The Case for Offsite Meetings


We sat around the table and reflected on five years of offsite meetings.  "How many has it been?  Ten?  Twelve?"  Amazingly, we had been doing offsite meetings for five years and meeting offsite at least twice a year.  The people have changed but the process was in tact.

I learned this from Fr. Michael Martin, OFM Conv. who took his team years ago to local colleges, country clubs and meeting locations. He was, and I'm sure still is, a genius of executive team building.   

 Why go offsite?  Simply put, getting your team out of the office (or off campus) decreases distractions and promotes higher level thinking.  You'll also build community within your thought leaders and you'll be able to solve big problems. (or at least take a bite out of them)

Our team does it one way but there's no magic bullet here- what works for us might not work for your team.  Still, give this a try: 

1. Find an attractive meeting place.  We've met at retreat centers, business offices and restaurants.  Places that can provide food are best and you won't want to take your team too far away... a 45 minute drive is probably the most folks will want to travel.  People feel special when they can meet in a cool location.

2. Request one page reports prior to the meeting.  Folks should share what "wins" they've experienced and what bothers them.  This promotes vulnerability which builds teamwork.  

3. Practice constructivist leadership as you build the agenda.  Ask for input as you build the items that folks want to talk about.  You'll have some topics that you can "seed" the meeting with but there's no harm in letting the team build it with you.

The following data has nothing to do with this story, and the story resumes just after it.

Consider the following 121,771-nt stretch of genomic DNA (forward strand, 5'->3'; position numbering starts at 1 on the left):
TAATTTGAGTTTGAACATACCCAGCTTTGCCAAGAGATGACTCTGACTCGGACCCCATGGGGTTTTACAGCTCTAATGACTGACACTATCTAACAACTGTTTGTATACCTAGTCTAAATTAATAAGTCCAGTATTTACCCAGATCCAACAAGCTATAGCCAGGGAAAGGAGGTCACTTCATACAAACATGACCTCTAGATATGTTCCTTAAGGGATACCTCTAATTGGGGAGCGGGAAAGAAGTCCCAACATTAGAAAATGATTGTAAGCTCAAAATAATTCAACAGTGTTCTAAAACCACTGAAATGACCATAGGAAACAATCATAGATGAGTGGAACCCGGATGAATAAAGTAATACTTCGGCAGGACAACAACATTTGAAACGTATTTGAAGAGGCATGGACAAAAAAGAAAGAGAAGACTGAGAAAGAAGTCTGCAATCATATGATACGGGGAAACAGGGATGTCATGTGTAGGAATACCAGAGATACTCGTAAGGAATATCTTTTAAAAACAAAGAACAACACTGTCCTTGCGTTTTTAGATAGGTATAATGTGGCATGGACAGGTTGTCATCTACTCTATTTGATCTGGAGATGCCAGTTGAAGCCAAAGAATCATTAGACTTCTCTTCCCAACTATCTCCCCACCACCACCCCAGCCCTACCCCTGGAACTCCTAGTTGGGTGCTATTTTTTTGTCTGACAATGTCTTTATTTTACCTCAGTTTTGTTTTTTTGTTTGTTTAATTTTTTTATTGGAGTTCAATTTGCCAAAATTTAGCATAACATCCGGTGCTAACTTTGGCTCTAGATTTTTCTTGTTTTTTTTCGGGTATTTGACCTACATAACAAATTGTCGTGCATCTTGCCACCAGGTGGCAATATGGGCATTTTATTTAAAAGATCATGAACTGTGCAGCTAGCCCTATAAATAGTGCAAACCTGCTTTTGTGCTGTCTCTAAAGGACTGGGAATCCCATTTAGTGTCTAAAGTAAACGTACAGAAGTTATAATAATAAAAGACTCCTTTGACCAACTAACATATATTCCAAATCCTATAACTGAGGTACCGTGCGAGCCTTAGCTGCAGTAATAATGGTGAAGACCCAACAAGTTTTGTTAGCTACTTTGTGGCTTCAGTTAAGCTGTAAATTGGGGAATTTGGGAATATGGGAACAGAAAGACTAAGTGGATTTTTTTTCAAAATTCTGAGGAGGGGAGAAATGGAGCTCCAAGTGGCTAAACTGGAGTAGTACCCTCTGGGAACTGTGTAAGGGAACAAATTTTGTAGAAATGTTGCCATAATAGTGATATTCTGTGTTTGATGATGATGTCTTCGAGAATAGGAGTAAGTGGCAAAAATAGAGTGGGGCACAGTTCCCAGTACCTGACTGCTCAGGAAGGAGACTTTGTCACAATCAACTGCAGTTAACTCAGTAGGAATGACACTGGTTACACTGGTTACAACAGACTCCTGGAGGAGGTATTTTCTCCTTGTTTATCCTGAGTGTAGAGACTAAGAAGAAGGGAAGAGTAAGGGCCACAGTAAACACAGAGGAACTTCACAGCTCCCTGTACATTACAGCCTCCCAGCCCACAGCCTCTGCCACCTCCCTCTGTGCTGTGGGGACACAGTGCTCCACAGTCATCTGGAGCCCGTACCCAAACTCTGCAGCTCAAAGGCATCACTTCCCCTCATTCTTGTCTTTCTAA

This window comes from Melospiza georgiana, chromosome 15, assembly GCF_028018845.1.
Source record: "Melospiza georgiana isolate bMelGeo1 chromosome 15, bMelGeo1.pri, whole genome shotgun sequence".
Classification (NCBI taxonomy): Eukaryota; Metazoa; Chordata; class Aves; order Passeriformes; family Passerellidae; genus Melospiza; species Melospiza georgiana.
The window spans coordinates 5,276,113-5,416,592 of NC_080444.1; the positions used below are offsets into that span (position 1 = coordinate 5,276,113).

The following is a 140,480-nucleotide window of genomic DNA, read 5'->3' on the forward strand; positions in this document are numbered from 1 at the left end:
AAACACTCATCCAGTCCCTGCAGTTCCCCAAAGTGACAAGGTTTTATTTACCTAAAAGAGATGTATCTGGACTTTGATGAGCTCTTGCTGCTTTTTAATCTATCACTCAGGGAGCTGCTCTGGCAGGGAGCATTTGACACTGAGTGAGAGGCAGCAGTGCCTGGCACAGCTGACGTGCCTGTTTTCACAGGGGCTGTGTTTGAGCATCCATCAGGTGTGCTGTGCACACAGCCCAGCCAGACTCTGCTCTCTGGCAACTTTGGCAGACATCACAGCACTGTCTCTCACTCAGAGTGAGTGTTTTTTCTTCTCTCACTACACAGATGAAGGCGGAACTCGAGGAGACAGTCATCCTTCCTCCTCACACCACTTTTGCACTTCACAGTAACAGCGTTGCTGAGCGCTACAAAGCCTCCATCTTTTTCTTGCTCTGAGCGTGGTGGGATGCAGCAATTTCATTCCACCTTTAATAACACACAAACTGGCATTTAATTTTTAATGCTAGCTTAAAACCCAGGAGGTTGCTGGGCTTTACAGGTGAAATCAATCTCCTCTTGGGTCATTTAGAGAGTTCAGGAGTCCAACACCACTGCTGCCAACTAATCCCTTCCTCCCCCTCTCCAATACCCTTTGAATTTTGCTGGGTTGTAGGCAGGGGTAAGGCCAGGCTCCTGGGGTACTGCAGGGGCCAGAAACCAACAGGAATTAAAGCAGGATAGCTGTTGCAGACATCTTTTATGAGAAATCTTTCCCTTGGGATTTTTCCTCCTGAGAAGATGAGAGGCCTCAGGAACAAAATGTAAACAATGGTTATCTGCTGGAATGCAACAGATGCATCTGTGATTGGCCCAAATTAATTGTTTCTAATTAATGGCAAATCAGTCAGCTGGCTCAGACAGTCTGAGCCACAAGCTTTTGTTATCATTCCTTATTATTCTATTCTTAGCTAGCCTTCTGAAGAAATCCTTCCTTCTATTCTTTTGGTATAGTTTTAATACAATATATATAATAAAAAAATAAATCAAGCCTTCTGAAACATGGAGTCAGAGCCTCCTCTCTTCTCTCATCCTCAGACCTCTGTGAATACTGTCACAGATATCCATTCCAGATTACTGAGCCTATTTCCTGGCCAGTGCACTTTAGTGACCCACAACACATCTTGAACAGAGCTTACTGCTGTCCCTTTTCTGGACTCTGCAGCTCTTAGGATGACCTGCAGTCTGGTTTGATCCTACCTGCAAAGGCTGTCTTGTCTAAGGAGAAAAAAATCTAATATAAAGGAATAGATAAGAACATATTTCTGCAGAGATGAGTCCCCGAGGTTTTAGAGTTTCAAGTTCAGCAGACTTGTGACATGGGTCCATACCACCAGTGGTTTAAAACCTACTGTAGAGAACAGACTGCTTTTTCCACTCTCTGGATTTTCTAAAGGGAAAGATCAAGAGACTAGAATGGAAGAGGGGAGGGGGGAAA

4. Use breaks often.  Take a break every 1.5 hours and let people know that there's light at the end of the meeting tunnel. 

5. Establish the Red Card process.  If something should not be in the minutes (and you'll want a meeting minutes taker), tell the note taker something like this, "Susan, this is a red card-" and then talk about whatever. 

6. Promote positive speak.  Remind people that the purpose of the meeting is not to speak negatively about anyone.  The meeting is not served well by speaking badly about anyone.   

7. Use the Parking Lot.  Not the pavement outside of the building, but a large piece of newsprint that you can use to "park" ideas that are worthy of discussion at a later time.  This gives people permission to surface issues without sidetracking the agenda.   

8. Wrap it up.  At the conclusion of the day, ask folks for their (brief) reflections on the day.  Again, this is a constructivist technique for sharing leadership with the group. 

These eight points work for us.  How about for your team as you seek to equip them as digital change agents?